In the history of Indian cinema Sarat Chandra Chatterjee’s despairing tale of ill-fated romance, Devdas, written in 1917, has been the only literary text that has been produced 11 times in six languages by filmmakers as diverse as Naresh Maitra and Anurag Kashyap. But the overall popularity of Bimal Roy’s cinematic version, across the ages, stands out amongst the lot. And one of the primary reasons for its immortality is the titular role played by the late thespian Dilip Kumar. His emotional portrayal of an anguished lover who is unable to accept his plight as an unrequited lover garnered him a distinctive position amongst cine-goers.
Together with other releases that dealt with similar themes of love, loss, and despair such as Mela (1948), Andaz (1949) Babul (1950), Jogan (1950), and to a certain extent, Deedar (1951) and Shikast (1953), amongst others, catapulted Dilip Kumar’s fame as the ‘King of Tragedy,’ a title which till date hasn’t found any faithful successor in the Indian film industry.
Born as Mohammad Yusuf Khan on December 11, 1922, in Peshawar (then in undivided India, now in Pakistan), Dilip Kumar, was one of the twelve children in the Pathan family. His father would later move to Bombay, now Mumbai, in Maharashtra and earn his livelihood as a fruit merchant. Dilip Kumar would begin his income as a young boy doing odd jobs. But as fate would have it, he would go on to build a career in films by debuting as a hero in Jwar Bhata (1944) made by one the most popular studios of early Indian cinema, Bombay Talkies.
The film did not fare well at the box office and the critics had rather ‘acerbic’ opinions regarding the fate of the young actor. But Bombay Talkies made two more films, Pratima (1945) and Milan (1946), with their newfound artist. It was, however, with Jugnu in 1947 that he first tasted box-office success with Jugnu (1947) and thus began a memorable journey into the world of cinema.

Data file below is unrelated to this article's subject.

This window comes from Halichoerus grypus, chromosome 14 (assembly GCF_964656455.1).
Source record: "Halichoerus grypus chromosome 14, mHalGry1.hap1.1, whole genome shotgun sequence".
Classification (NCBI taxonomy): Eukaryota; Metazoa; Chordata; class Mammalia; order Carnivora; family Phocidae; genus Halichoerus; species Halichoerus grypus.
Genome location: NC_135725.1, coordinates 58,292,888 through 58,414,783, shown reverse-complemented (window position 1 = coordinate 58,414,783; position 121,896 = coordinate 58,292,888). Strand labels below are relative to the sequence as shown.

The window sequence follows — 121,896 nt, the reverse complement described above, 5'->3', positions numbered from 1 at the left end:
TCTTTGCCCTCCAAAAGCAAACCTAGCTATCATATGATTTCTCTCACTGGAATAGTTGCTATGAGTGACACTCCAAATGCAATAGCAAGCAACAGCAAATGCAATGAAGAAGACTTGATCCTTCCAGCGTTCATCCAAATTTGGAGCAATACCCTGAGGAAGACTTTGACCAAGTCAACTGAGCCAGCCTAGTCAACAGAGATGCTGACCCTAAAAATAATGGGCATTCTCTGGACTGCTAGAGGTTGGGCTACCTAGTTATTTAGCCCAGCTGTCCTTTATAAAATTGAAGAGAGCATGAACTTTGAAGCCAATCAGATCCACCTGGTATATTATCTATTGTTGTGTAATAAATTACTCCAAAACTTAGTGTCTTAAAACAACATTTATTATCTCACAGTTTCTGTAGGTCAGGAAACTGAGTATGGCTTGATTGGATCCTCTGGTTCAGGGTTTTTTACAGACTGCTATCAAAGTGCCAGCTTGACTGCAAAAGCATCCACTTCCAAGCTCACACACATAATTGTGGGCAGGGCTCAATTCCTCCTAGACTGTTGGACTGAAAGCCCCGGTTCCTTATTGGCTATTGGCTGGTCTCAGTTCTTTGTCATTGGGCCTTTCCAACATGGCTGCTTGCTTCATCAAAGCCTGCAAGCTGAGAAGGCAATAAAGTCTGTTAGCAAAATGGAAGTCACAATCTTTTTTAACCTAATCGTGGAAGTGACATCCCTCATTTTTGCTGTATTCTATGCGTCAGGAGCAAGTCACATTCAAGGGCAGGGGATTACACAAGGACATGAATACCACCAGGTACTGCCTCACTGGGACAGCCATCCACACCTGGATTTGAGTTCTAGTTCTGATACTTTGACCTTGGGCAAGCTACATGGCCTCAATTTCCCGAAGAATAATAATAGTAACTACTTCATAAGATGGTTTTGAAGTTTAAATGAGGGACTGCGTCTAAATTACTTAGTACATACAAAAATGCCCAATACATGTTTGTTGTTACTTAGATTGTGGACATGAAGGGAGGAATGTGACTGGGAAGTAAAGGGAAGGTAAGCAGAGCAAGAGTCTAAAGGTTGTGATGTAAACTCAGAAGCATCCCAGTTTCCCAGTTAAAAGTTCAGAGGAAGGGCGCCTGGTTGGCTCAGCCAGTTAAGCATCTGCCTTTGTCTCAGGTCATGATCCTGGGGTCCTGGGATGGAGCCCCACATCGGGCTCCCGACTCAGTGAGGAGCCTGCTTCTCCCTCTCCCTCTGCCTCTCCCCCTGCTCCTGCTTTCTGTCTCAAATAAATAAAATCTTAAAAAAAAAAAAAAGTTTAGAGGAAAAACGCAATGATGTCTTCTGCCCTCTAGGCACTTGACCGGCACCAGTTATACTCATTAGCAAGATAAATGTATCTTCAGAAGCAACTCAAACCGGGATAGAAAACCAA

The next two decades, the 50s and 60s, would witness Dilip Kumar donning one role after the other and maintaining the equilibrium of each of the characters with consistency and sensitivity. Some of these roles were serious-minded and tragic while others were light-hearted in their portrayal, like Azaad (1955), Kohinoor (1960). Naya Daur (1957), Yahudi (1958), Madhumati (1958), and Paigham (1959) were also some of the important films in his oeuvre as an actor. He brought credibility to the roles with strength and conviction. The consummate ease with which he makes these characters come alive made him a stand-out performer amongst his contemporaries.
With the release of K. Asif’s magnum opus Mughal-e-Azam (1960), Dilip Kumar also basked in the glory of the film’s success, both aesthetically and commercially, portraying the role of the young rebellious Mughal prince Salim. It was during such a period of the peak in his career that he famously rejected international projects like 20th Century Fox’s The Rains Came and David Lean’s Sherif in Lawrence of Arabia (1962).
His other noteworthy films from this decade include Ganga Jamuna (1961) Leader (1964), Ram Aur Shyam (1967), and Admai (1968).
The 70s saw a decline in his career. Films like Gopi (1970), Dastan (1972), Sagina (1974), and Bairaag (1976) didn’t work their charm at the box office. But the veteran actor bounced back and regained his claim to stardom in the 80s with films like Kranti (1981), Vidhata (1982), Shakti (1982), Mashaal (1984), and Karma (1986) among others. All these films were either multi-starrer or had a strong supporting cast. Despite that, Dilip Kumar’s performances in these films were moving and had the ability to invoke empathy among audiences. The 90s will remember Dilip Kumar portraying the powerful Thakur Veer Singh confronting the equally rugged Rajeshwar Singh (Raaj Kumar) in Saudagar (1991).
Besides winning multiple Filmfare Awards and Dadasaheb Phalke Award in 1994, Dilip Kumar has also won other prestigious honors from the Government of India — Padma Bhushan in 1991 and Padma Vibhushan in 2015. He was also conferred Nishan-e-Imtiaz (1998) from the President of Pakistan in 1998, the country’s highest civilian honor.
Among the last surviving stars of the Golden Age Of Bollywood, Dilip Kumar’s demise leaves behind a void hard to fill and a legacy, that will inspire generations to come.
FTII alumnus and freelance writer. My articles have appeared in Scroll.in, The Hindu, Livemint.com, The Quint, The Tribune, Upperstall, among other publications.